After one grantor has died, you cannot use the program to make changes to the trust document. If you're the surviving grantor and want to make changes to your ongoing survivor's trust, you have two options: Have a lawyer draw up an amendment, or make a new, individual trust.
Amendments. There are limits to what you can change after one grantor dies. Of course, you cannot change any of the deceased grantor's directions about who inherits his or her trust property. But if you see a lawyer for customized amendments, you can:
Revocation. Some survivors prefer to revoke the original trust and make a new one, in their name only, so that at their death it's clear who owned everything. To do this, however, you must be sure to transfer property from the old trust to the new -- a bit of paperwork that you may find worth the effort.
The Richard Jenkins and Patricia Jenkins Revocable Living Trust
Amended and Restated Declaration of Trust
Richard Jenkins and Patricia Jenkins are the grantors of the Richard Jenkins and Patricia Jenkins Revocable Living Trust created under the Declaration of Trust dated May 20, 20xx (the "Declaration of Trust"). Richard Jenkins and Patricia Jenkins are also the trustees appointed and acting under the terms of that Declaration of Trust. Under the power reserved to the grantors by Part 5 of the Declaration of Trust, the grantors hereby amend and restate the Declaration of Trust as set out in this document.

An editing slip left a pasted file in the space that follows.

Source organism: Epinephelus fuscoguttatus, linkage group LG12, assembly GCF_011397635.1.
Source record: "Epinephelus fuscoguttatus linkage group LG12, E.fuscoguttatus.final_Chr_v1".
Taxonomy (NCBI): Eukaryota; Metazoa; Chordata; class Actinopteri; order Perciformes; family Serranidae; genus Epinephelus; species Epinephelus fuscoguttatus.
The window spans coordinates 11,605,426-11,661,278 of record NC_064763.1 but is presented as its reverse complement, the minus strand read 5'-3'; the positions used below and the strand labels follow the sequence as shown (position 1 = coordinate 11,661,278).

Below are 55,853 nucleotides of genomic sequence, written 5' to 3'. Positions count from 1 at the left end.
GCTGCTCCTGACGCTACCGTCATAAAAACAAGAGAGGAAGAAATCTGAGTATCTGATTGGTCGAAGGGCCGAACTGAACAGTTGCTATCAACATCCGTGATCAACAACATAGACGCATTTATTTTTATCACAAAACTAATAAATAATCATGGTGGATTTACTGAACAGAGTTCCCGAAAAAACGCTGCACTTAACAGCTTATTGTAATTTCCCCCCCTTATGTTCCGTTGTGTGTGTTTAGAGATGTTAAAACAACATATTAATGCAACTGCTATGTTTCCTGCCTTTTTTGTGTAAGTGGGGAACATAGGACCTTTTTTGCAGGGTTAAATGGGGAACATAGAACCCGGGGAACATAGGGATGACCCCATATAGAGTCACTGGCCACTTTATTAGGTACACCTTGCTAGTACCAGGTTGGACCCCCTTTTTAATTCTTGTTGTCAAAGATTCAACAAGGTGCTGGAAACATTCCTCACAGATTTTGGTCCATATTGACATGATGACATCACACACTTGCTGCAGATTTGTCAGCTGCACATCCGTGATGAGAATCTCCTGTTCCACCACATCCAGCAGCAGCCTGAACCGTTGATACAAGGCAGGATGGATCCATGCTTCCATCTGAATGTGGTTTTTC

The trustees hereby consent to the terms of this amended and restated Declaration of Trust. The parties agree that, upon execution of this instrument, the Declaration of Trust shall be replaced in whole, and the terms of this amended and restated Declaration of Trust shall supersede the terms of that Declaration of Trust for all purposes.
The grantors and the trustees confirm that all assets currently titled in the name of the trustees of the Richard Jenkins and Patricia Jenkins Revocable Living Trust shall continue to be held by the trustees as assets of the amended and restated trust.
Part 1. Trust Name
This revocable living trust shall be known as the Richard Jenkins and Patricia Jenkins Revocable Living Trust.
Part 2. Declaration of Trust
Richard Jenkins and Patricia Jenkins, called the grantors, declare that they have transferred and delivered to the trustees all their interest in the property described in Schedules A, B and C attached to this Declaration of Trust. All of that property is called the "trust property." The trustees hereby acknowledge receipt of the trust property and agree to hold the trust property in trust, according to this Declaration of Trust.
Either grantor may add property to the trust.